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NIGMS issues its first strategic plan for research training
The National Institute of General Medical Sciences (NIGMS), part of the National Institutes of Health, today issued Investing in the Future, a strategic plan for its biomedical and behavioral research training programs.
The plan considers training in the broadest sense, including not just activities supported on training grants and fellowships, but also those supported through research project grants. It strongly encourages the development of training plans in all research grant applications that request support for graduate students or postdoctoral trainees. It also endorses the use of individual development plans for these trainees as well as the overall importance of mentorship.
“NIGMS has a long-standing commitment to training future scientists and fostering a highly capable, diverse biomedical and behavioral research workforce,” said Jeremy M. Berg, Ph.D., NIGMS director. “This strategic planning process will help ensure that our training activities contribute most effectively to building the scientific workforce the nation needs for improving health and global competitiveness.”
NIGMS research training programs encompass the basic biomedical sciences, some clinically related areas and the interfaces between certain fields. The institute supports nearly half of the predoctoral trainees and a quarter of all trainees who receive NIH funding.
The strategic plan has four key themes:
•Research training is a responsibility shared by NIH, academic institutions, faculty and trainees.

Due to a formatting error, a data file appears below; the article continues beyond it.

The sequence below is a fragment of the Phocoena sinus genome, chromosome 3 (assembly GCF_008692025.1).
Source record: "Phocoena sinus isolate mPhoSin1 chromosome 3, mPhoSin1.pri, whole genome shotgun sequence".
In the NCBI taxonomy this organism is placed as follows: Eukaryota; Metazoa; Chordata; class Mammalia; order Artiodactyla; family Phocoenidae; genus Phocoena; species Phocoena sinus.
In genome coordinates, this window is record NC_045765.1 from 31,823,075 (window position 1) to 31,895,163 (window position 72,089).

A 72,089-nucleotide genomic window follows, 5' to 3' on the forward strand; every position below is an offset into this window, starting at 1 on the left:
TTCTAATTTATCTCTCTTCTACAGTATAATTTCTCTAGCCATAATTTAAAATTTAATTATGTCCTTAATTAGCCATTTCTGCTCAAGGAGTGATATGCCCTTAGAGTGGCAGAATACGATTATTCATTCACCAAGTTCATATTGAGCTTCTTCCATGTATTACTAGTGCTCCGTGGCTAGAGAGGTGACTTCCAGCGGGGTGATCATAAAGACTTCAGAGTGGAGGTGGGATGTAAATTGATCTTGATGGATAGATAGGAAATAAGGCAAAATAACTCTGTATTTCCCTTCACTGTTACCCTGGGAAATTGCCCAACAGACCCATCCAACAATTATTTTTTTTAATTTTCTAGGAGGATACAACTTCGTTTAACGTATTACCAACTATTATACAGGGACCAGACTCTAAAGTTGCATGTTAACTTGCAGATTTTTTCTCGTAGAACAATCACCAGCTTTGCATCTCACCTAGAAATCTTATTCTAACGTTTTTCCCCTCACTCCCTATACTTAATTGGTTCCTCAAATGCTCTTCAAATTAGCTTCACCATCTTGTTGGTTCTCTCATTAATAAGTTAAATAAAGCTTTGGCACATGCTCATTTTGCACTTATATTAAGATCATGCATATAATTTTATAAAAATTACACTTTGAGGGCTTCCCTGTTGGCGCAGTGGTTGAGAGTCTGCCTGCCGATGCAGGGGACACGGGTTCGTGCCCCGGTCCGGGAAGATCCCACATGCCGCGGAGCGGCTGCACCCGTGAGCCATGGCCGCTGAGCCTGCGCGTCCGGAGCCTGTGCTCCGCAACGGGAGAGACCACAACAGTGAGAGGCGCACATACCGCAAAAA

•Research training focuses on student development, not simply the selection of talented students.
•Breadth and flexibility enable research training to keep pace with the opportunities and demands of contemporary science and provide the foundation for a variety of career paths.
•Diversity is an indispensable component of research training excellence, and it must be advanced across the entire research enterprise.
NIGMS developed the plan in a year-long process that included gathering input through a website, regional meetings and a Webinar. The institute heard from more than 300 stakeholders who included university faculty and administrators, graduate students and postdoctoral fellows, representatives of professional societies and individuals from government and industry.
“We will begin implementing the plan’s action items right away. While there are some that we can address on our own, others will require collaboration among academic institutions, government agencies, professional organizations and additional stakeholders,” said Judith H. Greenberg, Ph.D., an NIGMS division director who led the training strategic planning effort. “We look forward to continued dialogue with these groups to achieve our mutual goals.”
The plan is available at http://publications.nigms.nih.gov/trainingstrategicplan/. To request a printed copy, send e-mail to email@example.com or call 301-496-7301.
To interview Dr. Jeremy M. Berg about the NIGMS strategic plan for research training, contact the NIGMS Office of Communications and Public Liaison at 301-496-7301.
For more on NIGMS research training programs, see http://www.nigms.nih.gov/Training/.
NIGMS is a part of NIH that supports basic research to increase our understanding of life processes and lay the foundation for advances in disease diagnosis, treatment and prevention. For more information on the Institute's research and training programs, see http://www.nigms.nih.gov.
About the National Institutes of Health (NIH): NIH, the nation's medical research agency, includes 27 Institutes and Centers and is a component of the U.S. Department of Health and Human Services. NIH is the primary federal agency conducting and supporting basic, clinical, and translational medical research, and is investigating the causes, treatments, and cures for both common and rare diseases. For more information about NIH and its programs, visit www.nih.gov.
NIGMS issues its first strategic plan for research training, April 28, 2011 News Release - National Institutes of Health (NIH)